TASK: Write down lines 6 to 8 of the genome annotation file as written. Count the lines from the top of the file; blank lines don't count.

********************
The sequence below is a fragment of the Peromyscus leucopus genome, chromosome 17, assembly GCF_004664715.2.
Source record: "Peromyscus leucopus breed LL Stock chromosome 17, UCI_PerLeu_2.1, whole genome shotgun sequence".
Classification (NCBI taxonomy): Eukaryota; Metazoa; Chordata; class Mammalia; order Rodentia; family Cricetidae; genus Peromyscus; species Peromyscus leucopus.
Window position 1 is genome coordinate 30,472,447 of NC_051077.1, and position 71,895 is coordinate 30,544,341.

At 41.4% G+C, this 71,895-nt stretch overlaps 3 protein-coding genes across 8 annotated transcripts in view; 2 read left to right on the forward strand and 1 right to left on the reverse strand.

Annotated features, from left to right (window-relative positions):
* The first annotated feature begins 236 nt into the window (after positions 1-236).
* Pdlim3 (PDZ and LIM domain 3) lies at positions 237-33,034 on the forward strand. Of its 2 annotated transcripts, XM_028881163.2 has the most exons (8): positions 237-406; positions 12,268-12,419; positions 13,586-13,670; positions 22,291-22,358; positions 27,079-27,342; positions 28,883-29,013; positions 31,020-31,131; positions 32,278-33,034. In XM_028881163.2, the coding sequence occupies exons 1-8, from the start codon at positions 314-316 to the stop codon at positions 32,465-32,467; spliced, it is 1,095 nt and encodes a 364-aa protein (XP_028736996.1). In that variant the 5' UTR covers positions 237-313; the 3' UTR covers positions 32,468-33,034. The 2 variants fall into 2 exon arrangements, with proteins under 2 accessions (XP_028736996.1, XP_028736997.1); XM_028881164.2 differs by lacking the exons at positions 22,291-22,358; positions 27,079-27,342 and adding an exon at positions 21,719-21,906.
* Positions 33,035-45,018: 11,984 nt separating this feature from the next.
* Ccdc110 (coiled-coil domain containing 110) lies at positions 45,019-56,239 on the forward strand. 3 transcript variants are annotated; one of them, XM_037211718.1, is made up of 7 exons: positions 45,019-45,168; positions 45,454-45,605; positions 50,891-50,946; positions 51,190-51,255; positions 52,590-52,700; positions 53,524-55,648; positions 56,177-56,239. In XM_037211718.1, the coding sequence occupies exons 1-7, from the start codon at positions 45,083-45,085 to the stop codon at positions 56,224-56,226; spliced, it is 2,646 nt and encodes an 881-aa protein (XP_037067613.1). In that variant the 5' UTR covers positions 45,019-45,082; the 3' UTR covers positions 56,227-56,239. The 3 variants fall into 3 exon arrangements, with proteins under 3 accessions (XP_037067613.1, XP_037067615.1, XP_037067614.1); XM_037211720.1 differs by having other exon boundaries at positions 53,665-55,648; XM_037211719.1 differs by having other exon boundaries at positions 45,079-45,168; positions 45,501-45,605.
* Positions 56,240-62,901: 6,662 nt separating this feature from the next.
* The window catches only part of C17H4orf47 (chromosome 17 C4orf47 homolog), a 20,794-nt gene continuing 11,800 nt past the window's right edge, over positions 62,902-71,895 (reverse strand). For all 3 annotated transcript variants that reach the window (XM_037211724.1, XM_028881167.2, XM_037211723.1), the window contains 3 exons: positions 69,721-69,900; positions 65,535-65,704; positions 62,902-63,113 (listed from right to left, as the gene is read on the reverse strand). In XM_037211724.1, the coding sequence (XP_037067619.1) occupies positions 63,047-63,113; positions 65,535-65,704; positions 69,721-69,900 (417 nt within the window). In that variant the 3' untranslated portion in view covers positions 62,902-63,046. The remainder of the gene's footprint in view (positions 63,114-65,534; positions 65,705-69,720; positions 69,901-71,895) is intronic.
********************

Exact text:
Annotated features, from left to right (window-relative positions):
* The first annotated feature begins 236 nt into the window (after positions 1-236).
* Pdlim3 (PDZ and LIM domain 3) lies at positions 237-33,034 on the forward strand. Of its 2 annotated transcripts, XM_028881163.2 has the most exons (8): positions 237-406; positions 12,268-12,419; positions 13,586-13,670; positions 22,291-22,358; positions 27,079-27,342; positions 28,883-29,013; positions 31,020-31,131; positions 32,278-33,034. In XM_028881163.2, the coding sequence occupies exons 1-8, from the start codon at positions 314-316 to the stop codon at positions 32,465-32,467; spliced, it is 1,095 nt and encodes a 364-aa protein (XP_028736996.1). In that variant the 5' UTR covers positions 237-313; the 3' UTR covers positions 32,468-33,034. The 2 variants fall into 2 exon arrangements, with proteins under 2 accessions (XP_028736996.1, XP_028736997.1); XM_028881164.2 differs by lacking the exons at positions 22,291-22,358; positions 27,079-27,342 and adding an exon at positions 21,719-21,906.